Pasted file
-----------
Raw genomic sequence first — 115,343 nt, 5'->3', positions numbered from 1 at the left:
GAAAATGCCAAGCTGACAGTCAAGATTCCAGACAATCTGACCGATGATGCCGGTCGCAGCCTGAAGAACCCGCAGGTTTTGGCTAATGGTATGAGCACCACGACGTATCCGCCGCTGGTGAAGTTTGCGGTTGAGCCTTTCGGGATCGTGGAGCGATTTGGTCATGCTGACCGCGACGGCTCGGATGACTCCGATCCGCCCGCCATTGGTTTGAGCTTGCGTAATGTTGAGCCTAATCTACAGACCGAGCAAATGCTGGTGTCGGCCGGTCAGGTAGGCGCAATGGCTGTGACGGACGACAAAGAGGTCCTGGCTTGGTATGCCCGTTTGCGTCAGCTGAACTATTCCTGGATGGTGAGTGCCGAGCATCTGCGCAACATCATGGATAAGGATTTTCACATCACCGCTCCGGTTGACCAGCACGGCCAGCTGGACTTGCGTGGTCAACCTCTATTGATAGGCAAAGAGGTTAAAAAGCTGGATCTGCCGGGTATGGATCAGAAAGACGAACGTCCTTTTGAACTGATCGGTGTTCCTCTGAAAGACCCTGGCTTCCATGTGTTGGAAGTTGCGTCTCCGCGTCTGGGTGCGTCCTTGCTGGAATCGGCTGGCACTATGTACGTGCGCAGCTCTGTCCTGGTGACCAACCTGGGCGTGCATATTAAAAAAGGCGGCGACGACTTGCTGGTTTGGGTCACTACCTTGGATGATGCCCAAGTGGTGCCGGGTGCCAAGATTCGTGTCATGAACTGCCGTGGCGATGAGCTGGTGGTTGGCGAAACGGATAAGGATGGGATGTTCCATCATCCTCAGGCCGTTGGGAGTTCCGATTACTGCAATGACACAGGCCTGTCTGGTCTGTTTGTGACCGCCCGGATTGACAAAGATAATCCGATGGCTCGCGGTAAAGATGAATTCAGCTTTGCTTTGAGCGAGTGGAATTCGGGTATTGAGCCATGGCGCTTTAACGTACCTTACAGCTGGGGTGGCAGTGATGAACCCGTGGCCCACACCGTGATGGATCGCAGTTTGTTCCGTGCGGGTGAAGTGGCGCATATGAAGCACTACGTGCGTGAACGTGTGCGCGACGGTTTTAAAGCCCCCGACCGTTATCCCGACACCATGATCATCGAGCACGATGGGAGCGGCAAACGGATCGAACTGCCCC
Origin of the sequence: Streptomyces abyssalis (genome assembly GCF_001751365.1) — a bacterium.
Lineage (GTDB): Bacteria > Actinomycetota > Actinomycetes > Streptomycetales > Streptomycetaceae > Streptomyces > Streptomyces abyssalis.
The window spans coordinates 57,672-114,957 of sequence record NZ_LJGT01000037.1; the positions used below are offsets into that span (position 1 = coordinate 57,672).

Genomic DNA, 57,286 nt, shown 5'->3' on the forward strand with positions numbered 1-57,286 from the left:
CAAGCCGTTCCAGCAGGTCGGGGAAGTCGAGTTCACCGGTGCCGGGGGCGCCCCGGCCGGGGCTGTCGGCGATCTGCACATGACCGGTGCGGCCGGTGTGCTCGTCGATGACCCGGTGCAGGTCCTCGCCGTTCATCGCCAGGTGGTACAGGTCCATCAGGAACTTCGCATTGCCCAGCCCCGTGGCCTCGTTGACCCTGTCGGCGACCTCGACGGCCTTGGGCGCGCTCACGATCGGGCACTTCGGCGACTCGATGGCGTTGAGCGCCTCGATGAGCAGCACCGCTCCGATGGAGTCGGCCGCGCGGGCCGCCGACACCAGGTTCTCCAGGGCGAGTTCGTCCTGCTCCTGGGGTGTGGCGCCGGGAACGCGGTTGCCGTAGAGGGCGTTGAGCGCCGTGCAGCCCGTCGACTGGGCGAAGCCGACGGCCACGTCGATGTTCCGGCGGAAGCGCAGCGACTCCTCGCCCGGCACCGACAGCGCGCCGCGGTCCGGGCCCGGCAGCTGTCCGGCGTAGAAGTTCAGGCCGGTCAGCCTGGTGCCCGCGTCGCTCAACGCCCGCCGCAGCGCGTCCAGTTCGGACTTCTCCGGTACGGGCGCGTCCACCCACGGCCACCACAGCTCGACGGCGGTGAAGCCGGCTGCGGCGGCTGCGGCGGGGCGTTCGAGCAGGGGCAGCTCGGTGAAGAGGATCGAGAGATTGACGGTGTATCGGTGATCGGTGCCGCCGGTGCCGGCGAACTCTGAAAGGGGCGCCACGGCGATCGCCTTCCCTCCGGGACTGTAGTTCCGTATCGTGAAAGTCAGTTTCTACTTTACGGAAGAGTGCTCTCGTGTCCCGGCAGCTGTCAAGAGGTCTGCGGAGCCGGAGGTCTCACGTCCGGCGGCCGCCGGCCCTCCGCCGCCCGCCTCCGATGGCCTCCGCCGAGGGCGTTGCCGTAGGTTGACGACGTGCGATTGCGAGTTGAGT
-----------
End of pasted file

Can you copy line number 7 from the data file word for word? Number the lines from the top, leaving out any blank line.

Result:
CAAGCCGTTCCAGCAGGTCGGGGAAGTCGAGTTCACCGGTGCCGGGGGCGCCCCGGCCGGGGCTGTCGGCGATCTGCACATGACCGGTGCGGCCGGTGTGCTCGTCGATGACCCGGTGCAGGTCCTCGCCGTTCATCGCCAGGTGGTACAGGTCCATCAGGAACTTCGCATTGCCCAGCCCCGTGGCCTCGTTGACCCTGTCGGCGACCTCGACGGCCTTGGGCGCGCTCACGATCGGGCACTTCGGCGACTCGATGGCGTTGAGCGCCTCGATGAGCAGCACCGCTCCGATGGAGTCGGCCGCGCGGGCCGCCGACACCAGGTTCTCCAGGGCGAGTTCGTCCTGCTCCTGGGGTGTGGCGCCGGGAACGCGGTTGCCGTAGAGGGCGTTGAGCGCCGTGCAGCCCGTCGACTGGGCGAAGCCGACGGCCACGTCGATGTTCCGGCGGAAGCGCAGCGACTCCTCGCCCGGCACCGACAGCGCGCCGCGGTCCGGGCCCGGCAGCTGTCCGGCGTAGAAGTTCAGGCCGGTCAGCCTGGTGCCCGCGTCGCTCAACGCCCGCCGCAGCGCGTCCAGTTCGGACTTCTCCGGTACGGGCGCGTCCACCCACGGCCACCACAGCTCGACGGCGGTGAAGCCGGCTGCGGCGGCTGCGGCGGGGCGTTCGAGCAGGGGCAGCTCGGTGAAGAGGATCGAGAGATTGACGGTGTATCGGTGATCGGTGCCGCCGGTGCCGGCGAACTCTGAAAGGGGCGCCACGGCGATCGCCTTCCCTCCGGGACTGTAGTTCCGTATCGTGAAAGTCAGTTTCTACTTTACGGAAGAGTGCTCTCGTGTCCCGGCAGCTGTCAAGAGGTCTGCGGAGCCGGAGGTCTCACGTCCGGCGGCCGCCGGCCCTCCGCCGCCCGCCTCCGATGGCCTCCGCCGAGGGCGTTGCCGTAGGTTGACGACGTGCGATTGCGAGTTGAGT